Good post Neel. You just mentioned a few. The history of the game is full of such bias. It's unfortunate that in today's date, we have to face this kind of racism.

revolver
December 25, 2009, 01:00 PM
some more examples :
> mcgrath called jayasuria "black monkey". how many matches was he banned ?

> keppler wessels hit kapil dev with a cricket bat in a practice match in RSA, how many matches was he banned ?

> gambhir was banned for 2 matches for an altercation with shane watson after watson obstructed gambhir trying to take a run. why wasn't watson banned ?

> how many australians or english or NZ cricketers have been fined or banned for excessive appealing till date ? forget that, how many have been warned (let alone banned or fined)for claiming drop catches ?

> mike dennis banned SIX indian cricketers in a single test match. how long are we going to take this kind of bias from the cricketing world body ? http://en.wikipedia.org/wiki/Mike_Denness_and_Indian_cricket_team_incident

> michael slater did what was probably the most rude and offensive gestures ever in cricket at umpire venkat, why wasn't he banned ?

:timeout:...how worse could it get

Neel Here
December 25, 2009, 01:20 PM
I agree, BEnn, Haddin and Johnson should have given the same punishment. the whole world is seeing how unfair and biased these match referees are towards some cricketing countries.There are different rules for some and different rules for others of less stature.
It is as stark as daylight and nobody is protesting, these boards are not protesting, just accepted these unfair decisions. When Shane Watson was doing a war dance and acting as if he was crazy in Chris Gayle's face, he should have been banned, instead, I heard that Chris Gayle was also blamed, because Watson said that Gayle baited him. What a fricasse.
If these antics are not nipped in the bud and given harsher punishments, the younger players will adopt this behaviour, and then cricket will not be a gentleman's game anymore.

cricket was never a gentleman's game unless you mean gentlemen to be simply rich but not well behaved. here's an example

http://www.cricinfo.com/magazine/content/story/397410.html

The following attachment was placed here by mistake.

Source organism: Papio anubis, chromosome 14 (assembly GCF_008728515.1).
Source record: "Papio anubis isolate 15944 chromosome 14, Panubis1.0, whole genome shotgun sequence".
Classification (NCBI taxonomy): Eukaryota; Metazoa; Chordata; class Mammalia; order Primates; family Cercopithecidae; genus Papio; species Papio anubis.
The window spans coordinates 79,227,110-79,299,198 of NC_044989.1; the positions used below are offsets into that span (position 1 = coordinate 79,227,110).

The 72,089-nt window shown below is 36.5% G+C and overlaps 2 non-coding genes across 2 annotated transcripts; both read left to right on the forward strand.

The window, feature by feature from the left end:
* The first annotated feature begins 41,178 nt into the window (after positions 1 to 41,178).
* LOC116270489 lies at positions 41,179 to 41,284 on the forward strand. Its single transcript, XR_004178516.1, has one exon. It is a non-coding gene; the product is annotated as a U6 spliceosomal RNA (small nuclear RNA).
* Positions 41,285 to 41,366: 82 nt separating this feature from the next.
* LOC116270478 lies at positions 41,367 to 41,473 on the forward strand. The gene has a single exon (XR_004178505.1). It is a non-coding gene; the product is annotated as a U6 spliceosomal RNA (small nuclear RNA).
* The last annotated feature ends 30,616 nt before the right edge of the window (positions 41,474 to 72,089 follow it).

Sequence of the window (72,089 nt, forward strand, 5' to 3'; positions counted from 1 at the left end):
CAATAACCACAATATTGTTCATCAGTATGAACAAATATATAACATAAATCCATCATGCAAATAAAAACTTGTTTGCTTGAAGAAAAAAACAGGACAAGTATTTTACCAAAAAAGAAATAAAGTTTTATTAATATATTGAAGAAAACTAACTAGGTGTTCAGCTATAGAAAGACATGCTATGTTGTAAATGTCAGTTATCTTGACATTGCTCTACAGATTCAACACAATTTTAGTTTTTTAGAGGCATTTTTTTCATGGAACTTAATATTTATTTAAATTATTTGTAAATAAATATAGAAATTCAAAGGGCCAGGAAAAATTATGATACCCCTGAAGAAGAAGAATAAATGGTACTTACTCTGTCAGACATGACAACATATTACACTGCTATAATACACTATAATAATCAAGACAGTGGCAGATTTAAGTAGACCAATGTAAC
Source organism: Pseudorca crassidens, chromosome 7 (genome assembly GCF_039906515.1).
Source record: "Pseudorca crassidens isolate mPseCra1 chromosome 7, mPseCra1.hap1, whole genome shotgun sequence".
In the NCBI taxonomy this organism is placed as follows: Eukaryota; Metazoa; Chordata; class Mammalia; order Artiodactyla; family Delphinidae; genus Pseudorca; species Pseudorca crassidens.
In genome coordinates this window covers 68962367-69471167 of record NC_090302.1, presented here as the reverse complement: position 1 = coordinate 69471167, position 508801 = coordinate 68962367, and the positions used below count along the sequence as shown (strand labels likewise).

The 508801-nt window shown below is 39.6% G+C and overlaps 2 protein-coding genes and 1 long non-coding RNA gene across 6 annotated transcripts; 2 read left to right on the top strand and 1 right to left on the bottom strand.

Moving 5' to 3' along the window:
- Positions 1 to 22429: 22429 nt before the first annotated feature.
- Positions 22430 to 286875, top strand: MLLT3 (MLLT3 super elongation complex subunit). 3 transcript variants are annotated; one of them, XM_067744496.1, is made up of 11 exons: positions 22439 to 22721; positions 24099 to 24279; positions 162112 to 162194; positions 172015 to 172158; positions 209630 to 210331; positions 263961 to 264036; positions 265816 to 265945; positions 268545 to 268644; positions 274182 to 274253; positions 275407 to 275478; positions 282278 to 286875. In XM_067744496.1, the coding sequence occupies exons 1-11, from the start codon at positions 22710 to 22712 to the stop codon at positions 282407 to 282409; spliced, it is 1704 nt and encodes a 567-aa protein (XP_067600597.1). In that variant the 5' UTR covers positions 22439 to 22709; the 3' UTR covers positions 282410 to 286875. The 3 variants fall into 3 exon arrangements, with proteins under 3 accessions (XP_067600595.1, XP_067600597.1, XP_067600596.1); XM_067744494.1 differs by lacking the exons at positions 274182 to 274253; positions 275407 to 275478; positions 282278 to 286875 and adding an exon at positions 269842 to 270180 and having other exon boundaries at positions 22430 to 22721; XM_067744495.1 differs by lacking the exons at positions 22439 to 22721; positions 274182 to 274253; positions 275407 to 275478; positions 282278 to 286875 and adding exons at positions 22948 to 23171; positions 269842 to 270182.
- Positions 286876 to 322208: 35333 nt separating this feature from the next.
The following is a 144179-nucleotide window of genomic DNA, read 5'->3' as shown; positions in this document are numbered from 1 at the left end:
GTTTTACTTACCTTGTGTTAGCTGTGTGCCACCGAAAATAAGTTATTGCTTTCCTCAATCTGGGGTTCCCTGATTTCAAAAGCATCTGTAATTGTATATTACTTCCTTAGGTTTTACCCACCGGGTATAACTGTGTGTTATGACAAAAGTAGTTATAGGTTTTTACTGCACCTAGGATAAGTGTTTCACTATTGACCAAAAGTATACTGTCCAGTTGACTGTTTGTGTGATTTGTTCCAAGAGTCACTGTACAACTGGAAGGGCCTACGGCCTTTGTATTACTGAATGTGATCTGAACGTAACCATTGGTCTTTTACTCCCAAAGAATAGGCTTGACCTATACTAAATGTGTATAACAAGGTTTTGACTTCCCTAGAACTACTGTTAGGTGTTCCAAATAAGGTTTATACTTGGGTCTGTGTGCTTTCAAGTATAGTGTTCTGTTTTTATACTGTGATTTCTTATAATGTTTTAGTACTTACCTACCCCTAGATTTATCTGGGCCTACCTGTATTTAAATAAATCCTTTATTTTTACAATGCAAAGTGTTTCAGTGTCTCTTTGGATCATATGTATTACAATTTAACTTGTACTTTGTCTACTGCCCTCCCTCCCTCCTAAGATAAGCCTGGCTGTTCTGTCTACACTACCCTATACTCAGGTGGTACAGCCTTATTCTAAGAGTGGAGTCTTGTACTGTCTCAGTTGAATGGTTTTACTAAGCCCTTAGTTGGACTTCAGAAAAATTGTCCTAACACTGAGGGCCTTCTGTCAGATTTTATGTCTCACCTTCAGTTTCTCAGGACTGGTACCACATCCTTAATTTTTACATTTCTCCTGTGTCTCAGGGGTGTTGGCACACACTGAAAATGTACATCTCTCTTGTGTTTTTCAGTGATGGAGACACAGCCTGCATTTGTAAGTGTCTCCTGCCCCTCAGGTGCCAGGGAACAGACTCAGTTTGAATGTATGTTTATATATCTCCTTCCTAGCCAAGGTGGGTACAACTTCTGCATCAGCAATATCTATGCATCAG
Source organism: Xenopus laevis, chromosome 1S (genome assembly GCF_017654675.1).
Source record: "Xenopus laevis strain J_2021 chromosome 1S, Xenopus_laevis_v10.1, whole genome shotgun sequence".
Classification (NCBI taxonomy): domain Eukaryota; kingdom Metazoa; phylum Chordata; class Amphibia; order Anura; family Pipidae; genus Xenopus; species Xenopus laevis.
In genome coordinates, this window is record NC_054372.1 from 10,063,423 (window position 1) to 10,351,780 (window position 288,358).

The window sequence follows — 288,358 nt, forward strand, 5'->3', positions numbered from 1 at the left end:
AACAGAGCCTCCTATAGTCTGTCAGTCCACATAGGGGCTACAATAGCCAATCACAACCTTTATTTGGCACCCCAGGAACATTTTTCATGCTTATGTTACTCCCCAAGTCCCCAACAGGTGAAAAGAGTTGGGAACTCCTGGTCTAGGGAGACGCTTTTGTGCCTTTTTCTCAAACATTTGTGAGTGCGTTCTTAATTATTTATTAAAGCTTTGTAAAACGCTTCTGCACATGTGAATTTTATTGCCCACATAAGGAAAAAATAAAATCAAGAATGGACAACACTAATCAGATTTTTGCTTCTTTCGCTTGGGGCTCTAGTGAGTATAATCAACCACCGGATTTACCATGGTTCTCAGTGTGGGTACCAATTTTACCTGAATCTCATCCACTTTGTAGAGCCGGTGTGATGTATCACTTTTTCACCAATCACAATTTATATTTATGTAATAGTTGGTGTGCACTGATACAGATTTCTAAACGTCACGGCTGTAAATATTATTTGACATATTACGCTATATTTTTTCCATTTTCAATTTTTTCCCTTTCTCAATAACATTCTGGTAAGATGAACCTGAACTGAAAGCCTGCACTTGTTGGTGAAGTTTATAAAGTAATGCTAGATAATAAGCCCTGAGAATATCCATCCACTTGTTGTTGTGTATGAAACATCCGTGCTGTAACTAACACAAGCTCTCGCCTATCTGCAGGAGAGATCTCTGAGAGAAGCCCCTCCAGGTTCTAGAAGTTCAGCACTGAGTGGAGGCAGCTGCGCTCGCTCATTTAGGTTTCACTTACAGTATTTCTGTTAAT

Mark Greatbatch :You have got to be careful when you are batting. If you get involved too much, you lose your focus to bat. I think Hughes spat at me once in Auckland. He just came down the wicket - and he used to swear all the time - but this time he decided to spit at me, and he got me in the pad. And he got into trouble because he was on TV. He got reprimanded for that.
think what would have happened if this was a sub-continental or WI cricketer ?
2 match ban at the minimum ?

everything was hunky-dory as long as the players from the "second-class" countries took everything lying down. even as late as early 90's there used to be sixteen cameras for matches in which the hujurs(eng & aus) played and only 10 for matches involving other countries.it changed only when bcci read out the riot act to the boards and TV channels and threatened to withdraw telecast rights.
these people will not change unless they are forced to. keep the eyes and ears open and don't hesitate to speak out whenever the situation arises.
it's the least we can do.

Neel Here
December 25, 2009, 01:24 PM
keppler wessels hit kapil dev with a cricket bat in a practice match in RSA, how many matches was he banned ?
I forgot to mention this. the TV channel that was recording the match "lost" the footage ! :rolleyes:

Neel Here
December 25, 2009, 11:47 PM
http://www.cricinfo.com/inline/content/image/440908.jpg?alt=

Neel Here
December 28, 2009, 01:25 AM
another instance.

http://www.cricinfo.com/rsaveng09/content/current/story/441451.html

Sunil Gavaskar alleges nexus over Stuart Broad non-action

Cricinfo staff

December 27, 2009
Text size: A | A
Stuart Broad appeals for lbw during the morning session at Buffalo Park, South African Invitational XI v England XI at East London, December 12, 2009
Sunil Gavaskar: 'Stuart Broad knows he can get away with it and indeed he has.' © PA Photos
Related Links
News : England fume at delayed review